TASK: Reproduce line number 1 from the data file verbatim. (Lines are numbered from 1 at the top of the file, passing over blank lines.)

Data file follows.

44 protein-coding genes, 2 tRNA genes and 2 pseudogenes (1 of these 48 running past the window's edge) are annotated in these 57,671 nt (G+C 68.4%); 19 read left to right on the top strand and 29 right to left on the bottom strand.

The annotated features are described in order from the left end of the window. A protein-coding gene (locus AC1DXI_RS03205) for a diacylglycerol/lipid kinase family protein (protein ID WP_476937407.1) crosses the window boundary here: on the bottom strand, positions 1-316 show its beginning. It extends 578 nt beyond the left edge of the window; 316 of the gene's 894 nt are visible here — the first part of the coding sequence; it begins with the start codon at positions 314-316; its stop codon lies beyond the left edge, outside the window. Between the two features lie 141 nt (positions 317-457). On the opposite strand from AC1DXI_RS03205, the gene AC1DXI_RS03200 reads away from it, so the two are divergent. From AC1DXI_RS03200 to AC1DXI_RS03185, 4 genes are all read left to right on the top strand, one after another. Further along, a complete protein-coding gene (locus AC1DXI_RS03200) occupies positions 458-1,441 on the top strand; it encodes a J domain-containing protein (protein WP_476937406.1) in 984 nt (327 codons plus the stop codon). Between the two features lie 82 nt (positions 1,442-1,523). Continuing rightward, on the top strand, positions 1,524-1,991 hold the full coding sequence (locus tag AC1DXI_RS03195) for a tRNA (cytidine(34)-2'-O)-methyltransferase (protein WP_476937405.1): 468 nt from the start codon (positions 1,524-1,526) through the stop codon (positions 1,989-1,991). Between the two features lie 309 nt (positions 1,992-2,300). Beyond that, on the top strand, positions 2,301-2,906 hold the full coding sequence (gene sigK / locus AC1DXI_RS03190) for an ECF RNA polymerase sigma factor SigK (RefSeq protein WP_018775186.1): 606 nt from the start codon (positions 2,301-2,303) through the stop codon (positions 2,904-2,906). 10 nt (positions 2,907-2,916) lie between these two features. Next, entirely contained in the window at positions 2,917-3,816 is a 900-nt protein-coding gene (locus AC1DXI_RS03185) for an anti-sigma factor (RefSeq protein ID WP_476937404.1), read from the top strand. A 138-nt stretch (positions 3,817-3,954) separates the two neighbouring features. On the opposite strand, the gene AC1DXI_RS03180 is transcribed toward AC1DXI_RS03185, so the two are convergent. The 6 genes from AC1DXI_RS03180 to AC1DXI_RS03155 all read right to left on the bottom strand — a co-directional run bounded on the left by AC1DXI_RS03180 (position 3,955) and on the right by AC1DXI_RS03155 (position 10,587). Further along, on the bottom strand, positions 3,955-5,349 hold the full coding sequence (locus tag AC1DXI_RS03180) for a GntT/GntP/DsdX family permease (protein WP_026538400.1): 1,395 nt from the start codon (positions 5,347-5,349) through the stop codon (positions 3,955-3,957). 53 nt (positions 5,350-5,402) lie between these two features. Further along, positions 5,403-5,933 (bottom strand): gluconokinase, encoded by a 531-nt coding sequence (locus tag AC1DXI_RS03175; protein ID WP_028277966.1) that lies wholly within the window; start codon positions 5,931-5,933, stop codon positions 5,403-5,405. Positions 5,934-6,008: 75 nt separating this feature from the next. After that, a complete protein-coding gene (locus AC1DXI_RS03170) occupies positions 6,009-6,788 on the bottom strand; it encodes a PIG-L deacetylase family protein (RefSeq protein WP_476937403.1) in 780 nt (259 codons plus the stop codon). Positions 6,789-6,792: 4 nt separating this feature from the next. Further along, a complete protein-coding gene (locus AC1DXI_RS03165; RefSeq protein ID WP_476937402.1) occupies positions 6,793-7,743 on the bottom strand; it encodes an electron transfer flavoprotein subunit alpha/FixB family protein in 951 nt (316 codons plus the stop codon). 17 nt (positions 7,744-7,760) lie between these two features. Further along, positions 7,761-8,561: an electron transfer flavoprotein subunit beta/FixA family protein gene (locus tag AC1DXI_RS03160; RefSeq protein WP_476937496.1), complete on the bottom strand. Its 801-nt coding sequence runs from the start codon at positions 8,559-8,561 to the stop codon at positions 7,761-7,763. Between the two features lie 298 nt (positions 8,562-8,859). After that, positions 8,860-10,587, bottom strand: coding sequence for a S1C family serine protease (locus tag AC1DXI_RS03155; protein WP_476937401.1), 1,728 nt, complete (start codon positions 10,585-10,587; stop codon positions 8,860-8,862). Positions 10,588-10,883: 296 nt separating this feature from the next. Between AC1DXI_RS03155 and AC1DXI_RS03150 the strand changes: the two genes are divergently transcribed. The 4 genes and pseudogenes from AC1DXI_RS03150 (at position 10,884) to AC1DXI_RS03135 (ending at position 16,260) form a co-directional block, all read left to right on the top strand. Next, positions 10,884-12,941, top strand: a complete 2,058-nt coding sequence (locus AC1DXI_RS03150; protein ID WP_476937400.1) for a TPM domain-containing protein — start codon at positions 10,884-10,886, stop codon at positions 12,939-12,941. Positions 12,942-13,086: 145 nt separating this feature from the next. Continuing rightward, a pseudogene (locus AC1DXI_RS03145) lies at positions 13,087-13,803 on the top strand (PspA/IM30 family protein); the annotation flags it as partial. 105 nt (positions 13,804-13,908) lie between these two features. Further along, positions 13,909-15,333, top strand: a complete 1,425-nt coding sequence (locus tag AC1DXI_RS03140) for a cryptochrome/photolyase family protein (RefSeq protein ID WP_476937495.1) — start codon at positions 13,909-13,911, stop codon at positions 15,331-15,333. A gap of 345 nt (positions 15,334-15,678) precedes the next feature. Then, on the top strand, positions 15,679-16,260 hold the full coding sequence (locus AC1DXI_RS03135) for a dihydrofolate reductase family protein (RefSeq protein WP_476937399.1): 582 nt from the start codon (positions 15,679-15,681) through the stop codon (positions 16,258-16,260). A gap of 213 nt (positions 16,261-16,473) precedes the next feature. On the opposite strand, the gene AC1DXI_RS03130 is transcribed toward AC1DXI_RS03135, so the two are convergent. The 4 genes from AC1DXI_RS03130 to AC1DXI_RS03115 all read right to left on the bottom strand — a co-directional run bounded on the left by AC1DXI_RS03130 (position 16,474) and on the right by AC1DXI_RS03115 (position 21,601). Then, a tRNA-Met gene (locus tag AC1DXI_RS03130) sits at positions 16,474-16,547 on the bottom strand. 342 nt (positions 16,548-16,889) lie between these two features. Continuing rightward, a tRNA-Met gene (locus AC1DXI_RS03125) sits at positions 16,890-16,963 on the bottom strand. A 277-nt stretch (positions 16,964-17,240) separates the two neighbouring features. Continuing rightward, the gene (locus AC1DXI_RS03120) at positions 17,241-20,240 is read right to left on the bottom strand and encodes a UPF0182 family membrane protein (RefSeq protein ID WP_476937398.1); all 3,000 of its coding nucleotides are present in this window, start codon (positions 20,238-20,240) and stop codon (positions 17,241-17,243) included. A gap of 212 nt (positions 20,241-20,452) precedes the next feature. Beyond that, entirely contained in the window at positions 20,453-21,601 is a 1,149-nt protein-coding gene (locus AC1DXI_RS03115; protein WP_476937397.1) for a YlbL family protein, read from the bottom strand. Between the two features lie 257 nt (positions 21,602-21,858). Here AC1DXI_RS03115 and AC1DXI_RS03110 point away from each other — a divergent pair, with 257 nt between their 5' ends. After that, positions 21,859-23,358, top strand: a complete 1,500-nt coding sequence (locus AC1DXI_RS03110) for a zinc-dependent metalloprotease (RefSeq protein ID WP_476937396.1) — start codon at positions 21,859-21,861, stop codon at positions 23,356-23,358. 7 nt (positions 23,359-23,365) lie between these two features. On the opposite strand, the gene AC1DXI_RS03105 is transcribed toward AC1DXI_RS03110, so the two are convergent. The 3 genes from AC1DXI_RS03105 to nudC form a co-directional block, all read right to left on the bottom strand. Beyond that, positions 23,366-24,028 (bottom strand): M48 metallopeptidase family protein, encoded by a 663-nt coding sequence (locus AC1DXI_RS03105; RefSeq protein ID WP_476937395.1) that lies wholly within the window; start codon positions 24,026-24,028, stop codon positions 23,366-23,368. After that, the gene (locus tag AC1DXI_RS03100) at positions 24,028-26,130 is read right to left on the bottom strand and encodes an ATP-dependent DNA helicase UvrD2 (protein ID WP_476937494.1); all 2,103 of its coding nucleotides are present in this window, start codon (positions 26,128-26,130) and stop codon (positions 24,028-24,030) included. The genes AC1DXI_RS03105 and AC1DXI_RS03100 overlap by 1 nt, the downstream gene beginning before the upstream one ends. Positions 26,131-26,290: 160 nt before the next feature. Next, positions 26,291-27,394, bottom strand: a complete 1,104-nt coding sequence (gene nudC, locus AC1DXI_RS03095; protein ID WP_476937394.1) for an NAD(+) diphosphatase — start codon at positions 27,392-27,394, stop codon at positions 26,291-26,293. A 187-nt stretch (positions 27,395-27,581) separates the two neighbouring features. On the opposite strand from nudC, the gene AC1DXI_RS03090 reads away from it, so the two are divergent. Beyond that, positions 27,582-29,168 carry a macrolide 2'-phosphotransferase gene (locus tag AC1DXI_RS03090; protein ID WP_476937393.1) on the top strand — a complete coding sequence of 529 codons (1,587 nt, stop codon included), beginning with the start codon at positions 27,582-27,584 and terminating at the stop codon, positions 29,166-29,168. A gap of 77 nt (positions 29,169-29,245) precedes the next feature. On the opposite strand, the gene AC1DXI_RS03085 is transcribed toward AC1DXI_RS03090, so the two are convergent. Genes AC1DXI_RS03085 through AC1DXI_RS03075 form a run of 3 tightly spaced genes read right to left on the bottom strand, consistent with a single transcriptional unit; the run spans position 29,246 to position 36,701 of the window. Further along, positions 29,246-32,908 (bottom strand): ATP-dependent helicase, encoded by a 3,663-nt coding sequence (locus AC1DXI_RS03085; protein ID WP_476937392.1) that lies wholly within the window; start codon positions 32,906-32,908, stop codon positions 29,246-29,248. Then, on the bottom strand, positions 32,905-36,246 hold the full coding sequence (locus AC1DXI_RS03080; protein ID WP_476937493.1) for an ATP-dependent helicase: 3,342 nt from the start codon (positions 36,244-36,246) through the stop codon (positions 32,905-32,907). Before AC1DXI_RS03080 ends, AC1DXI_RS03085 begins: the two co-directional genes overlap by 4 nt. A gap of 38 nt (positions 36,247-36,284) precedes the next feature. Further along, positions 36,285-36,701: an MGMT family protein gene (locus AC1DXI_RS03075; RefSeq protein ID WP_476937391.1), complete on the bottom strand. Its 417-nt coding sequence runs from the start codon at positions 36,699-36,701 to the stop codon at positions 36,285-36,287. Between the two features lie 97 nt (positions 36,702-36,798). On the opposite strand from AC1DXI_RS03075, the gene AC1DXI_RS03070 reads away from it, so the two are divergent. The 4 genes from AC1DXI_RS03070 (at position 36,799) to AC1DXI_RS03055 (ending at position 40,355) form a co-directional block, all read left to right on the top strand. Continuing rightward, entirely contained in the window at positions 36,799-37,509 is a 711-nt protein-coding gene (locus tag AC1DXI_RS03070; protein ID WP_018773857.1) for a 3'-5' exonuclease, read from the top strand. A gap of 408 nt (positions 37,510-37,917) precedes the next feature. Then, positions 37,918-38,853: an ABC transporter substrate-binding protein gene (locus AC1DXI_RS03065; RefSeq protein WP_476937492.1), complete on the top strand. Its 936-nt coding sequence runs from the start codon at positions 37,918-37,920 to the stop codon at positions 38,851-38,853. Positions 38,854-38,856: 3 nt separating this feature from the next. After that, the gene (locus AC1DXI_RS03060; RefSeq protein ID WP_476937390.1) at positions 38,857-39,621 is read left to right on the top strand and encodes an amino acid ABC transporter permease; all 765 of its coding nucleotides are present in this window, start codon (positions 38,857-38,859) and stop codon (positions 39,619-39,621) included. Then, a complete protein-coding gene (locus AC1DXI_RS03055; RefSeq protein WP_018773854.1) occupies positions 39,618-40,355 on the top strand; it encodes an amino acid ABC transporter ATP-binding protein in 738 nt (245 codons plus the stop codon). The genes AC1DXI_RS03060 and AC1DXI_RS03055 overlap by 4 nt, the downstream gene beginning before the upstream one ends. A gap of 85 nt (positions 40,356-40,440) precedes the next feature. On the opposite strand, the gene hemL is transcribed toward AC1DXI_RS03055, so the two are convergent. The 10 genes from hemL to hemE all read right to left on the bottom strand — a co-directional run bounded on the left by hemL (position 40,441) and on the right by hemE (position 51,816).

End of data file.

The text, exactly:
44 protein-coding genes, 2 tRNA genes and 2 pseudogenes (1 of these 48 running past the window's edge) are annotated in these 57,671 nt (G+C 68.4%); 19 read left to right on the top strand and 29 right to left on the bottom strand.